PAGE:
Oil Prices Come Off Recent Lows

By Neanda Salvaterra Features Dow Jones Newswires

Oil prices edged up on Thursday but remained in bear market territory on lingering concerns about a global supply glut.

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Brent crude, the global oil benchmark, rose 0.91% to $45.23 a barrel on London's ICE Futures exchange. On the New York Mercantile Exchange, West Texas Intermediate futures were trading up 0.63% at $42.79 a barrel.

Earlier in the week crude futures registered a fall of more than 20% during a 6 months period--tipping oil into bear market territory.

"There is overwhelmingly bearish sentiment," said Paul Horsnell, the head of commodity research at Standard Chartered. "The market is splitting in to those trying to trade on fundamentals and those trying to trade on this bearish trend."

On Wednesday, U.S. oil prices dropped more than 2% to the lowest in 10 months, even as data from the Energy Information Administration showed a decline in U.S. crude and gasoline stockpiles last week, as some traders remain concerned the global supply glut isn't declining fast enough.

"Sentiment on the oil market has become so gloomy that even news that would normally support prices is unable to spark any noticeable recovery, " said Commerzbank analysts in a recent note. "A downward spiral has been set in motion."

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While the Organization of the Petroleum Exporting Countries and external producers such as Russia have cut global supply by about 2%, investors are concerned that rising output in countries exempt from the deal, as well as nonparticipants including the U.S., has undercut the oil cartel's efforts.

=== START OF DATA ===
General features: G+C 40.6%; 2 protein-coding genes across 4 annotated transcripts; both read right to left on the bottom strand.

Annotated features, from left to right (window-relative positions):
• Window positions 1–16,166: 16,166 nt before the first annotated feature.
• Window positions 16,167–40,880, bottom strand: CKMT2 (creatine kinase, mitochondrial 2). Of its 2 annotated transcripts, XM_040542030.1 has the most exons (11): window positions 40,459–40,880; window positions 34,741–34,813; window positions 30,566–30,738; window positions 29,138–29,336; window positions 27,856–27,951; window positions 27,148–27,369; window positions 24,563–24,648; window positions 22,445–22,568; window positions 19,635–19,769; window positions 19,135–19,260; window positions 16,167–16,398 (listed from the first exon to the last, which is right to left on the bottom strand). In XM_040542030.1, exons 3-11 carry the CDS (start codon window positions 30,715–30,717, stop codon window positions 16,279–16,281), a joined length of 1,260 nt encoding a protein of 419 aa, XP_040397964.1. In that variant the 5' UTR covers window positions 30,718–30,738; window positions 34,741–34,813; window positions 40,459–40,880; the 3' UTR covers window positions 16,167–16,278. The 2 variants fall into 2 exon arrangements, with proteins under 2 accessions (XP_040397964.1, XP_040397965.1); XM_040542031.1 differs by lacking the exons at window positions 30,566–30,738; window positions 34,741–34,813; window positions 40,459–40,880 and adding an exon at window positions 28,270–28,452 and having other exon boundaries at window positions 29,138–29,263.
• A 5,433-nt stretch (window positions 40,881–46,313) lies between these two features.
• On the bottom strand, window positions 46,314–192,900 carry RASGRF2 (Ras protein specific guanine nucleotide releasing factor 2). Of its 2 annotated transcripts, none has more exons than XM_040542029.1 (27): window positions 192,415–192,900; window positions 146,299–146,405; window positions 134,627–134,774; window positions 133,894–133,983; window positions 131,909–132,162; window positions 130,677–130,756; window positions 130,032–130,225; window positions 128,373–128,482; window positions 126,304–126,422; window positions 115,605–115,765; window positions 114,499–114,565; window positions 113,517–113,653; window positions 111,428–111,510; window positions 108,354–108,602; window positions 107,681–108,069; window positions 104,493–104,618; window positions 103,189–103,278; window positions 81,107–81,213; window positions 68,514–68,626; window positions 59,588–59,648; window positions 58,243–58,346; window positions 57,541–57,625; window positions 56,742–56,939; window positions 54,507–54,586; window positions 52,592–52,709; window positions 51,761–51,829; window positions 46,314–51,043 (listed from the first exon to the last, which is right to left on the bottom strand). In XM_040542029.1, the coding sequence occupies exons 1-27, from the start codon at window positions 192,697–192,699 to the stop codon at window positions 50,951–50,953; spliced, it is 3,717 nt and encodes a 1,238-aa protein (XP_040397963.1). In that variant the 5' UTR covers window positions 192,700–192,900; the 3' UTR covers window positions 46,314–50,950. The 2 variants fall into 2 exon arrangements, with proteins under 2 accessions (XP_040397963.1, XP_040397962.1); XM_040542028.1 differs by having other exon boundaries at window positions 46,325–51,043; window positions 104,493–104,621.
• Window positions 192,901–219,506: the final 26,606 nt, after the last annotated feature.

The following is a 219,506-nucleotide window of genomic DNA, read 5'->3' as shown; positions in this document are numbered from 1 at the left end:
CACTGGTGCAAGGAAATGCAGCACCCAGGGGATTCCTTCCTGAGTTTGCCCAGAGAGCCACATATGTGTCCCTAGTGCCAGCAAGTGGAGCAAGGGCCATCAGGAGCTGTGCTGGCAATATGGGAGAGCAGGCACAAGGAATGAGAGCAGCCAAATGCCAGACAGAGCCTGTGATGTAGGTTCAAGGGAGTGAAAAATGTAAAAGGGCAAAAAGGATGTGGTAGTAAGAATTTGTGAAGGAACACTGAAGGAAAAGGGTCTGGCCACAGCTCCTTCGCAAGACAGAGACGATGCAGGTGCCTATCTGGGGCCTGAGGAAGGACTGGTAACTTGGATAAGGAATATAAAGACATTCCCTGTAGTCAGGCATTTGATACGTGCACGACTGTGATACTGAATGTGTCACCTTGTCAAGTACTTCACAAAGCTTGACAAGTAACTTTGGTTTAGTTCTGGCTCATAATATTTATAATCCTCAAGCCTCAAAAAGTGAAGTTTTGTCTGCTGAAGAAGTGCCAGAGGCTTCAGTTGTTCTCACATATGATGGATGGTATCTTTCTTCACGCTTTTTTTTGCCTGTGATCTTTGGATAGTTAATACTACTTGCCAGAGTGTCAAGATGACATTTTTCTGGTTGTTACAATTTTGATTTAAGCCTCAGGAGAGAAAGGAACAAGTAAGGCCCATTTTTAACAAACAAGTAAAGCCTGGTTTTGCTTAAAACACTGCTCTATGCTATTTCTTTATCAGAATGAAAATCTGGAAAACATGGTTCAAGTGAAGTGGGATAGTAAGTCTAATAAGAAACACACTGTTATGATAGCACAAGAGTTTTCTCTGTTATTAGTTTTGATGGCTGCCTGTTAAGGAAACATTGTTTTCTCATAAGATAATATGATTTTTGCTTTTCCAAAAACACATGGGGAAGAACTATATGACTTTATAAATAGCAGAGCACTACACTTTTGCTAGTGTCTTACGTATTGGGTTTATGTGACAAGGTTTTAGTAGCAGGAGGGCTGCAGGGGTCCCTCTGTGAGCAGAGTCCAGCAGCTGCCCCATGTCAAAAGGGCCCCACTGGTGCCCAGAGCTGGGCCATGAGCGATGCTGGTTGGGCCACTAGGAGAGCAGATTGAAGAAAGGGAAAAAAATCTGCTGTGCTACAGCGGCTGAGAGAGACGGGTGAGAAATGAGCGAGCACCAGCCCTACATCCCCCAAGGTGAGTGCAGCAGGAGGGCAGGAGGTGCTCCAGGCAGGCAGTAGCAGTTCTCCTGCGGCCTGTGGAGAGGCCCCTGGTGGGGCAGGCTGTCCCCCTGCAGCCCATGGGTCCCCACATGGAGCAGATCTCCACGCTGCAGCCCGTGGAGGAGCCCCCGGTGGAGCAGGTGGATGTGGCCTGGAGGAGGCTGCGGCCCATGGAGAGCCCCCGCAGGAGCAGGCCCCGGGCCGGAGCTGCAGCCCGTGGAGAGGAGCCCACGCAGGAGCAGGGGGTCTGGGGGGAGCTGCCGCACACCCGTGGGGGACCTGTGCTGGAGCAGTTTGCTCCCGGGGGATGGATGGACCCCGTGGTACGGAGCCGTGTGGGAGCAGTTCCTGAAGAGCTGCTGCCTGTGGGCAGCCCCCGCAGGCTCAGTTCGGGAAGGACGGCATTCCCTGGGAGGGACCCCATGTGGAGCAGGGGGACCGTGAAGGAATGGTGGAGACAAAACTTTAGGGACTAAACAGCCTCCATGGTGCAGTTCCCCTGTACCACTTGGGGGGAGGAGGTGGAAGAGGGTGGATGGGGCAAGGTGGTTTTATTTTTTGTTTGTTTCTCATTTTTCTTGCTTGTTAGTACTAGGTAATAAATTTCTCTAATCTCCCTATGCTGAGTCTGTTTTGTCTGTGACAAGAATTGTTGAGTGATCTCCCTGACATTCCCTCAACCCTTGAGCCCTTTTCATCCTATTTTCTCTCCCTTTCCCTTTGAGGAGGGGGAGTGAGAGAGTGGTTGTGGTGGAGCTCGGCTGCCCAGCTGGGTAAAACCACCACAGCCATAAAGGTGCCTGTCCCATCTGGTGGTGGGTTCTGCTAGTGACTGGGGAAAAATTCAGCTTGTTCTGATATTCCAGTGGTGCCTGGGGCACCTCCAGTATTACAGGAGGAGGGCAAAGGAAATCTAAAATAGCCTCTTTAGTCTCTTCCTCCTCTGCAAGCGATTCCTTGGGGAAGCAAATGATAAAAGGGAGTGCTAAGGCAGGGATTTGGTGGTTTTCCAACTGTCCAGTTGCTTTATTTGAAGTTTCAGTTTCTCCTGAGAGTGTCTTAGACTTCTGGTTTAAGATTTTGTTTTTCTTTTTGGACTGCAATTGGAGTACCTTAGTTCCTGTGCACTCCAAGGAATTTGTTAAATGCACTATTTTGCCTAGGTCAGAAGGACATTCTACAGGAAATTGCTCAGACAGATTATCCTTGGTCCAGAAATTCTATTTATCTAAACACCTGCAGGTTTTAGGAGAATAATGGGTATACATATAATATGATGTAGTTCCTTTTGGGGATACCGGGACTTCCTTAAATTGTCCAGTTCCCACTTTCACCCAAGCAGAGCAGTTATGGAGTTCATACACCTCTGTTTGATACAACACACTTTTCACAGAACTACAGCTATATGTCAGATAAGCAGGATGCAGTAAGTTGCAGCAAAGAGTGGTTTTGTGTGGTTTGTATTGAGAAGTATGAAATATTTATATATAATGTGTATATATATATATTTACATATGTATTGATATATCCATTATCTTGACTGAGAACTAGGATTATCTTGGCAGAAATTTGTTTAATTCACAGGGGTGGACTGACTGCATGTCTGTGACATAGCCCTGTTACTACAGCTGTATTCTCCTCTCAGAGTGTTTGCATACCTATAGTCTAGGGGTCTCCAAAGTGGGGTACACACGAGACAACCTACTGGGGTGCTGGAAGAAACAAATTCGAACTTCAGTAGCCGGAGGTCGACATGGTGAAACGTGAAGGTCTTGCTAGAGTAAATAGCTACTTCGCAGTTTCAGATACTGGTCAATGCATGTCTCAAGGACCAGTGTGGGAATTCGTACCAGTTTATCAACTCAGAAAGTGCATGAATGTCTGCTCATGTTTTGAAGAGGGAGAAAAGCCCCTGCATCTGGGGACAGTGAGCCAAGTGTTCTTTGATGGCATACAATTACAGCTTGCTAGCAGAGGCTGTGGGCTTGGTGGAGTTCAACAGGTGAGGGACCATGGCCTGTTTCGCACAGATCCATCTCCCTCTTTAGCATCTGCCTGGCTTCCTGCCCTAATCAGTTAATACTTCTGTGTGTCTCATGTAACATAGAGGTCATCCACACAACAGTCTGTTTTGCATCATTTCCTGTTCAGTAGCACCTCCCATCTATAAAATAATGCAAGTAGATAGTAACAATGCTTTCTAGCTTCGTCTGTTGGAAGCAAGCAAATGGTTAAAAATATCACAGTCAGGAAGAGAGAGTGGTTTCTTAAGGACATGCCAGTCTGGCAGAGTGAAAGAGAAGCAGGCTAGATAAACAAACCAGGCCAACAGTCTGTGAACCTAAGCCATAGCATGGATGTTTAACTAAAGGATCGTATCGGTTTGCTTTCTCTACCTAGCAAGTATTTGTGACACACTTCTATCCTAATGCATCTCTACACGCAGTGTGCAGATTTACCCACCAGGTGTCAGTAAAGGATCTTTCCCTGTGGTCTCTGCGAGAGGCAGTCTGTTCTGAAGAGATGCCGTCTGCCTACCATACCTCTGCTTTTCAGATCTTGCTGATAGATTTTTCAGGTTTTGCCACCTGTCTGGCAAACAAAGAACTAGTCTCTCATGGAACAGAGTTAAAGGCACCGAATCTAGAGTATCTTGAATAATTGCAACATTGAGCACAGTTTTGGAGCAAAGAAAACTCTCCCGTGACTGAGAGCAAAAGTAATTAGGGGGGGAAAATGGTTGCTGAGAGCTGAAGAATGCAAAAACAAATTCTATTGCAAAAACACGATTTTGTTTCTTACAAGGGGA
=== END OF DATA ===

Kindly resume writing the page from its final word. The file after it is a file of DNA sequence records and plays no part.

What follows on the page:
Recent data show U.S. shale producers churning out 9.35 million barrels last week, almost 8% higher than the same period last year.

While production growth rates showed signs of petering out, the data reaffirmed market fears that U.S. producers have become more efficient to weather low prices.

Some analyst say that global figures show supply is declining. The problem is that consumer appetite is weak and is declining faster, said Georgi Slavov, the head of research at Marex Spectron.

"It's a broken market because everybody is focusing on supply but there is little attention paid to demand and it is poor," he said.

Energy investors will be monitoring the weekly U.S. oil rig count, due Friday, to gauge the future production rate there.

The latest data from the oil-services firm Baker Hughes Inc. showed the rig count climbed by six to a 26-month peak of 747.

ING Commodities expects the impact from tropical storm Cindy in the Gulf of Mexico, which has already shuttered some oil rigs and platforms, will likely push crude inventories lower next week.

Nymex reformulated gasoline blendstock--the benchmark gasoline contract--rose 0.70% to $1.42 a gallon. ICE gas oil changed hands at $408.50 a metric ton, down $4.75 from the previous settlement.

Jenny W. Hsu contributed to this article

Write to Neanda Salvaterra at neanda.salvaterra@wsj.com